March 27 was supposed to be the day the U.S. government shut down. But surprise! That didn’t happen as the U.S. Congress (with surprising bipartisan support) and President agreed to a stop-gap measure funding federal agencies through the September 30 end of the fiscal year.
The sequester sticks but with more agency discretion in deciding how $85 billion in automatic spending cuts are to be made. Despite earlier claims of painful effects to the American consumer (as in long airport lines), that has not happened (at least not yet).
Wittingly or not, the Ds and Rs in Congress finally caught on to Jesus’ economic guideline #7 to “settle disputes quickly” (see February 24 blog post). The U.S. Congress and President may even be catching on to guideline #2 to “count the cost” (i.e., budget in advance).
Quick settlement is the first but by no means the only step to getting America’s financial house back in order. And there is growing realization of the steep cost of doing nothing.
For Mr. Obama, the too-painful-to-happen sequester is now the law of the land, potentially threatening to undermine his 2nd term agenda. For the fractured Republican opposition, the $85 billion sequester has been like using an axe for surgery that requires a scalpel. America’s national defense is on the sacrificial alter.
There will be many more quick settlements ahead. Implementation of Obamacare must be brought under control to avoid gobbling up all available GDP. Everyone – especially the consumer – needs to have skin in the game.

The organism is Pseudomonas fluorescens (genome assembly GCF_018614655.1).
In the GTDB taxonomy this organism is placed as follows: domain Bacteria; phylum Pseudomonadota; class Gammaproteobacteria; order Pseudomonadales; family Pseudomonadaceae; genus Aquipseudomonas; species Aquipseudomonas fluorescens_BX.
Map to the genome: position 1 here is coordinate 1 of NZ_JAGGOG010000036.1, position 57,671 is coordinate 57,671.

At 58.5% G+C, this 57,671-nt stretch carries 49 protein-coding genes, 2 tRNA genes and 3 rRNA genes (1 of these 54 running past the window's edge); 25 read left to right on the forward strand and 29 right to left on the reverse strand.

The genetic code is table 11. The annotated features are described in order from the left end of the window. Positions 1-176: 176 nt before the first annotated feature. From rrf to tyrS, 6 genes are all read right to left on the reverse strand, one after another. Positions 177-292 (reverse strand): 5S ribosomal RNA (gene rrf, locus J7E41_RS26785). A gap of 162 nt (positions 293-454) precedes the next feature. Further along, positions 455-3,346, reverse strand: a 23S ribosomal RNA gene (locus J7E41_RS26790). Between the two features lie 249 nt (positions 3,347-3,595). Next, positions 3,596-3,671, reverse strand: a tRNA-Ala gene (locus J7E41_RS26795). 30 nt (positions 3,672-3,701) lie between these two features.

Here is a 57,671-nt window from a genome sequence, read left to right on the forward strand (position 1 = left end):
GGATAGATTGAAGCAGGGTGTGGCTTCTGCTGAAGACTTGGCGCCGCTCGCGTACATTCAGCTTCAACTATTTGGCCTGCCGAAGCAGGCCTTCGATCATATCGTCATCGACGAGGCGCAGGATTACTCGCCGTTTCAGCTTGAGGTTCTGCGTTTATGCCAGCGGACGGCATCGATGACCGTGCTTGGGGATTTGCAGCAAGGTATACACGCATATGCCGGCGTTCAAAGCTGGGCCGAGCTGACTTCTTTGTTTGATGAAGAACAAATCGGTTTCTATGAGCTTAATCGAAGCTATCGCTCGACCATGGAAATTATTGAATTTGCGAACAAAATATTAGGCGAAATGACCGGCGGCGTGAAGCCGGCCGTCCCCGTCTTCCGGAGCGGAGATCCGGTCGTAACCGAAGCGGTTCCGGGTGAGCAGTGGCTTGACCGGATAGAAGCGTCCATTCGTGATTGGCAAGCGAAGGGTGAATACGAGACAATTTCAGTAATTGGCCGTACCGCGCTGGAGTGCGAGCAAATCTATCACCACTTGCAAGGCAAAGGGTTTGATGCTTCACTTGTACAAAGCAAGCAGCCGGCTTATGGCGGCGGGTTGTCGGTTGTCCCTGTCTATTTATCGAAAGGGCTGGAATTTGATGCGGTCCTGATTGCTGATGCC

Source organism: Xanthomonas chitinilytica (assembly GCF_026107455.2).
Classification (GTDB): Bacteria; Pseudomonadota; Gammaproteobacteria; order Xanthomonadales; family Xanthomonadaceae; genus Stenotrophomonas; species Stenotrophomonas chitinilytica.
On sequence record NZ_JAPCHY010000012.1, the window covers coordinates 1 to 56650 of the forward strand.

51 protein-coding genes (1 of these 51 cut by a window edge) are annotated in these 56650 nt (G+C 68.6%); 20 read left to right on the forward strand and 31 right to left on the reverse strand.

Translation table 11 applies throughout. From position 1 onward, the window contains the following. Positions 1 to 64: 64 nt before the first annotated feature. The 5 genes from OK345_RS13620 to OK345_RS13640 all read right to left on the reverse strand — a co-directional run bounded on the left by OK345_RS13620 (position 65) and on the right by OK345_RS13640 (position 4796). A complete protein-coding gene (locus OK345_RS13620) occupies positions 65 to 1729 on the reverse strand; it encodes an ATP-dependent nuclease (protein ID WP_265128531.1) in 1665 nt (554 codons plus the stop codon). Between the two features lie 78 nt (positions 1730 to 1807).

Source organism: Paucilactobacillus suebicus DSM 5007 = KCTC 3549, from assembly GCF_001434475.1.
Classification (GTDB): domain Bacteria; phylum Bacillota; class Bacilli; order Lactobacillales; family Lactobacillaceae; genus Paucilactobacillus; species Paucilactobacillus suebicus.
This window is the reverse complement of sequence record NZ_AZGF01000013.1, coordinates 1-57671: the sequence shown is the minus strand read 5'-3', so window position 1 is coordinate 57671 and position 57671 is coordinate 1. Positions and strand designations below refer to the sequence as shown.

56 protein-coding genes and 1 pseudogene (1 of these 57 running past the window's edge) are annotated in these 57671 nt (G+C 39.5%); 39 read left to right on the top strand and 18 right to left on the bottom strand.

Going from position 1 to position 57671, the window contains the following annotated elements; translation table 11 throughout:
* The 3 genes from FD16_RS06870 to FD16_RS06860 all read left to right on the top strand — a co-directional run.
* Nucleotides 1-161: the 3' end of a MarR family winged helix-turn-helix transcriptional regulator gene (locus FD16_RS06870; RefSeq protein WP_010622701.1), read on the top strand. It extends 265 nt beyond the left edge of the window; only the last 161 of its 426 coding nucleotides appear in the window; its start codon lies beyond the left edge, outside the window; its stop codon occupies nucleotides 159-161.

Social Security needs to be reconfigured for long-term solvency – to avoid bankrupting Gen X adults 20-30 years down the road. Medicare and Medicaid need to be means tested and remove incentives for needless tests, procedures and pass-through billing. With increased longevity, threshold age limits for benefits need to be raised. And we need to get over the idea that it’s ok for a sacrosanct elderly generation to rob their kids blind.
What’s the key test ahead? Well, it comes from Jesus’ economic guideline #4: “Get your fair share, no less and no more.” As Jesus is reported to have said (by the non-canonical but very early Gospel of Thomas): “Give the emperor (i.e., government) what belongs to the emperor, give God (i.e., charity) what belongs to God, and give me (we know what that means) what is mine.”
This is the pivotal balancing act in what lies ahead. Determining what belongs to:
- The emperor (i.e. federal, state and local governments)
- God (as acts of unmerited mercy)
- Me (as the fruits of my labor and incentive to keep on giving rather than taking)
My prediction: America will spend the next generation figuring out how to reconfigure this balance. The future prospects of this grand democratic experiment may well hang on the new social compact realized.
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